• Electromechanical interface measurement: Mechanical sensors that are inserted into the container are designed to physically touch or be in contact with the interface. Electrical signals are generated when the sensor reaches the interface and these signals are used for level measurement.


In interface measurement, UWT has specialised in capacitive, electromechanical and radar-based measuring principles, among others. Their typical areas of application are in the food industry for separating oil and water, in the chemical industry for separating various chemicals, in environmental technology for monitoring layers in clarifiers and in the petrochemical industry for separating various liquids in storage tanks. The data collected from the interface measurement can be used to activate control and automation systems to maintain the interface or to prevent unwanted mixing or contamination. Interface measurement requires high accuracy as it detects the transition between two different media. Sensors to be used should also have adjustable sensitivity, a robust design and be insensitive to contamination and moisture. Therefore, specially developed sensors and technologies are used to ensure accurate results. It is also possible to integrate the measuring devices into different control or monitoring systems.


What should you look out for
when choosing the right interface measurement?


Choosing the right interface measurement depends on various factors, including the type of material to be measured, the process conditions and the accuracy requirements. Here is a checklist that can help you choose the right interface measurement:


  • Type of material:
    Which material is to be measured (e.g. liquid, solid, gas)?
    Are there any special properties of the material that need to be taken into account, such as viscosity, temperature, conductivity or density?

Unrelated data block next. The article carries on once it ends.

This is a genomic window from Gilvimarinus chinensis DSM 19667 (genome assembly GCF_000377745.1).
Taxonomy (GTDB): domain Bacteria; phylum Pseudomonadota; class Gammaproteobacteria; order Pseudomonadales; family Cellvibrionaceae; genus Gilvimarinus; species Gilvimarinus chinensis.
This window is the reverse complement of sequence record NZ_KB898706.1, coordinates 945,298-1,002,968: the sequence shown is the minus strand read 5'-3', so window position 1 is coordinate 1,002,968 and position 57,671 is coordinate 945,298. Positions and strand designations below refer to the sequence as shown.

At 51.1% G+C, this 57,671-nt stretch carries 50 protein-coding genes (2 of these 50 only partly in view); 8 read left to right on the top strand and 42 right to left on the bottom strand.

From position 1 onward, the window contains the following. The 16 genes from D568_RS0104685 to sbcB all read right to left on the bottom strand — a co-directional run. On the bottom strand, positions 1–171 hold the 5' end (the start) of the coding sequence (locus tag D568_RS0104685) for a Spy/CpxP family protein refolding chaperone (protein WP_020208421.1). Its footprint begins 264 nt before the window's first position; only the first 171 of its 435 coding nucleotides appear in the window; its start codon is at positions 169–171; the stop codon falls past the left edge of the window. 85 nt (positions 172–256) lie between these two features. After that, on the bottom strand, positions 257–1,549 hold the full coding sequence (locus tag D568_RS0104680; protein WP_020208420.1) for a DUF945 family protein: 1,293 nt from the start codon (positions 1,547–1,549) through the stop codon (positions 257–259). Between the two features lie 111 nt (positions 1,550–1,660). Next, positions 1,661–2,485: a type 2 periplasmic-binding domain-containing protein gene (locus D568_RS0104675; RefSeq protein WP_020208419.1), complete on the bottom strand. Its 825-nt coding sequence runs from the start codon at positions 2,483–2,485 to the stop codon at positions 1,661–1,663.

• Measurement principle:
    Which measuring principle is most suitable? (e.g. capacitive, radiometric, float, radar, etc.)
    Does the measuring principle match the type of material and the process requirements?
  • Process conditions:
    What temperature and pressure conditions prevail in the application?
    Are aggressive chemicals or abrasive materials present that could affect the measuring probe?
  • Measuring range and accuracy:
    What measuring range is required (e.g. minimum and maximum values)?
    What accuracy and resolution are needed?
  • Mounting and installation conditions:
    What kind of space is available?
    Can the measuring probe be easily integrated into the process?
  • Output signals:
    What type of output signals are required (e.g. 4-20 mA, HART, Modbus, analogue voltage)?
    Can the measuring device be integrated into your existing control or monitoring systems?
  • Maintenance and cleaning:
    Is regular maintenance necessary?
    Can the measuring probe be easily cleaned or maintained?
  • Safety and certification requirements:
    Are there any special safety requirements or certifications (e.g. ATEX, SIL, WHG) to be observed?
  • Costs and budget:
    What budget is available for interface measurement?
    Are long-term operating costs to be taken into account?
  • Experience and training:
    Do you already have experience in dealing with certain measurement methods?
    Is training or support required?
  • Availability and delivery time:
    How quickly do you need the measuring solution?
    Is the selected device or technology readily available?

The right choice of suitable measurement technology for interface measurement enables reliable and precise detection and monitoring of the interface between two different materials in your industrial applications.